Superstitious? No, but I Never Sail Wearing Different Socks

Superstitious? No, but I Never Sail Wearing Different Socks

January 30, 2019 Sailing news 0

Even the most resolute pragmatists amongst us still hold onto superstitions, seven years bad luck for breaking a mirror, fingers crossed that the weather will stay decent (?), worry about seeing single magpies, lucky or is it unlucky to see black/white cats crossing your path, et al. Certain sports personalities always wear the same socks for every game, hopefully they have them washed from time to time?

Historically, sailing and boating people have their superstitions too, some very arcane (and non-PC – never allow a woman on board a ship as it is very bad luck!), one can think of many sailing ladies who can rubbish that one and rightly so.

In the ‘days of sail’ simply changing the name of a ship was considered unlucky and could only be done by decommissioning it and recommissioning it with due ceremony. Even then many sailors would not sail on the renamed ship.

Having a tattoo is currently very popular, however, sailors of old would have a Rooster and a Pig tattooed onto the soles of their feet in the belief that these animals would save them from drowning by showing them the way to dry land. NB. Many sailors feared going into the water because they could not swim.

Bananas were meant to bring bad luck, bad news for crews of ships carrying bananas as it was believed that the ship would founder and be lost.

Eggs too were treated with great fear; the shells were beaten to powder for fear of attracting the Devil, who would use the half shells to sail in.

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Good news for red headed people, they were very popular on board as they were deemed to bring good luck, the crew of a ship would go to great efforts to speak to them otherwise the luck was reversed – bad luck!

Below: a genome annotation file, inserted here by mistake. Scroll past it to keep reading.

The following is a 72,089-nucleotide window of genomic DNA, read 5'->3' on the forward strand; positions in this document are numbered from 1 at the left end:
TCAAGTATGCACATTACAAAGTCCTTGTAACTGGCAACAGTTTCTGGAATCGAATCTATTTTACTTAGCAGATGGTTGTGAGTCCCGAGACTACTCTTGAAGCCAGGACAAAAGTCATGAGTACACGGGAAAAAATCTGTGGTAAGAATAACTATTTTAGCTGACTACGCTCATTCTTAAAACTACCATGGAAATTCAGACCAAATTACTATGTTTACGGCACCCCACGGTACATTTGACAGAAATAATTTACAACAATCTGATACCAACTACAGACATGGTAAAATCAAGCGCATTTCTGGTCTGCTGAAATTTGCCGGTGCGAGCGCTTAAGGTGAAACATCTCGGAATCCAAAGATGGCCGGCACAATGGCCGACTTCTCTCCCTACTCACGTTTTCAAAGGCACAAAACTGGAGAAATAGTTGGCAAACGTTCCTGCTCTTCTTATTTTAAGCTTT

People with flat feet were bad luck too.

There were words and sayings that incurred bad luck too, the words drowned, and goodbye and good luck were worrisome. Women never said either of these when their men folk went off to sea for fear of ‘putting the hex on them’.

Speaking of land-based things was bad luck too animals such as pigs, foxes, rabbits and cats to name but a few. Speaking of ‘Church’ was considered scary too.

Whistling was believed to result in bad weather – whistling up the wind, attracting stormy weather.

Fridays have long been considered unlucky days, probably because Jesus Christ was crucified on a Friday – Good Friday.

Thursdays are bad sailing days because that is Thor’s day, the god of thunders and storms.

The first Monday in April is the day Cain killed Abel.

The second Monday in August is the day the kingdoms of Sodom and Gomorrah were destroyed.

Superstitious sailors believed that the only safe day to set sail is Sunday.

Don’t Kill an Albatross, seabirds in general were believed to carry the souls of dead sailors and it is considered bad luck to kill one.

But it is considered good luck if you see an Albatross (and rare).

Luckily many of us believe in 21st Century science and technology and rely on common sense to keep us in good order. Rather than rely on luck careful planning, good seamanship and safety first will provide greater assurance, as will learning your craft from professionals and carrying those lessons with you wherever you sail.

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God speed and fair winds.

Sail safe.